Drugs That Dissolve Kidney Stones

Kidney stones are tiny crystals that form in the urinary tract from minerals in urine. Even through they are commonly called kidney stones, the crystals can form anywhere in the urinary tract, including the bladder or the ureters, the tubes that carry urine from the kidneys to the bladder. The medical term for the occurrence of kidney stones is urolithiasis. Often, kidney stone naturally pass from the system and require no medical intervention. However, sometimes doctors may prescribe medications to help break down the crystals. Different types of crystals are formed from different substances and require different types of medication.

Diuretics

The most common type of kidney stone is formed from calcium. These calcium stones are commonly treated with diuretics, medications that increase urine volume and decrease the amount of calcium excreted into urine by the kidneys. A class of diuretics called thiazides are commonly prescribed to treat calcium kidney stones, including the medications hydrochlorothiazide, sold under the brand names Esidrix or HydroDIURIL; chlorothiazide, sold as Diuril; trichlormethiazide, sold as Metahydrin or Naqua; and chlorthalidone, sold as Hygroton. In rare cases, calcium stones are treated with phosphate solutions, which reduce the amount of calcium released into the bloodstream. Phosphate solutions include potassium phosphate, sold as K-Phos, Neutral and Neutra-Phos, and cellulose phosphate, sold as Calcibind.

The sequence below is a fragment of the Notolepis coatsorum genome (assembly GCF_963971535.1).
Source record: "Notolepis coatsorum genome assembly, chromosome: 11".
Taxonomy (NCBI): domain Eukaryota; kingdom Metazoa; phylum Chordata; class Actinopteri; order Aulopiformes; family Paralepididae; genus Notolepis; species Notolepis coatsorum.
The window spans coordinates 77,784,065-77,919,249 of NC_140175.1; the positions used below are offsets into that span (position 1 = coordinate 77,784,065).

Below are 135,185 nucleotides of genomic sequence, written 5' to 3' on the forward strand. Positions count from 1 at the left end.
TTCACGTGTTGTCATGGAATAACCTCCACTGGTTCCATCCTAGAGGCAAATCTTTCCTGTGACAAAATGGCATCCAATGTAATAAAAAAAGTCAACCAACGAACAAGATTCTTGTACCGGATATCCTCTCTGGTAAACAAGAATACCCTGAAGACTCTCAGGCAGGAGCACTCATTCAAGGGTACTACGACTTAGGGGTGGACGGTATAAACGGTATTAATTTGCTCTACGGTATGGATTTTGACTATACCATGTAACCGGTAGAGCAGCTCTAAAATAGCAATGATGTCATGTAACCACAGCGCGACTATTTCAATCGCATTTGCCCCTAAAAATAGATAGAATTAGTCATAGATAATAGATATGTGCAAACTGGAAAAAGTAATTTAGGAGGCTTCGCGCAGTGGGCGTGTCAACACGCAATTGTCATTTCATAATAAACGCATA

Allopurinol and Citrates

Uric acid is another substance that sometimes forms kidney stones. This type of stone is often treated with a medicine called allopurinol, which is sold under the brand names Zyloprim or Aloprim. Allopurinol reduces uric acid levels in the blood and urine. At the same time, doctors often prescribe a medicine that makes urine less acidic such as sodium bicarbonate; or citrate salts such as sodium citrate; potassium citrate, sold as K-Lyte, Polycitra-K or Urocit-K; or magnesium citrate, sold as Citroma and Citro-Nesia.

Alkalizing Agents

A rare type of kidney stone is formed from cystine. These are the hardest types of kidney stones to treat. Similar to uric acid stones, the first treatment given to treat cystine stones are medications that make the urine less acidic, these are called alkalizing agents. If alkalizing agents are not successful, patients are often prescribed medications that lower cystine concentration, such as d-penicillamine or alpha-mercaptopropionylglycine, sold as tiopronin, or captopril.

Antibiotics

Another type of kidney stone, struvite stones, is caused by bacterial infections. Unlike other types of kidney stones, struvite stones must first be treated by surgery to remove the stones. After surgery, antibiotics are often prescribed to prevent bacterial infections from recurring.

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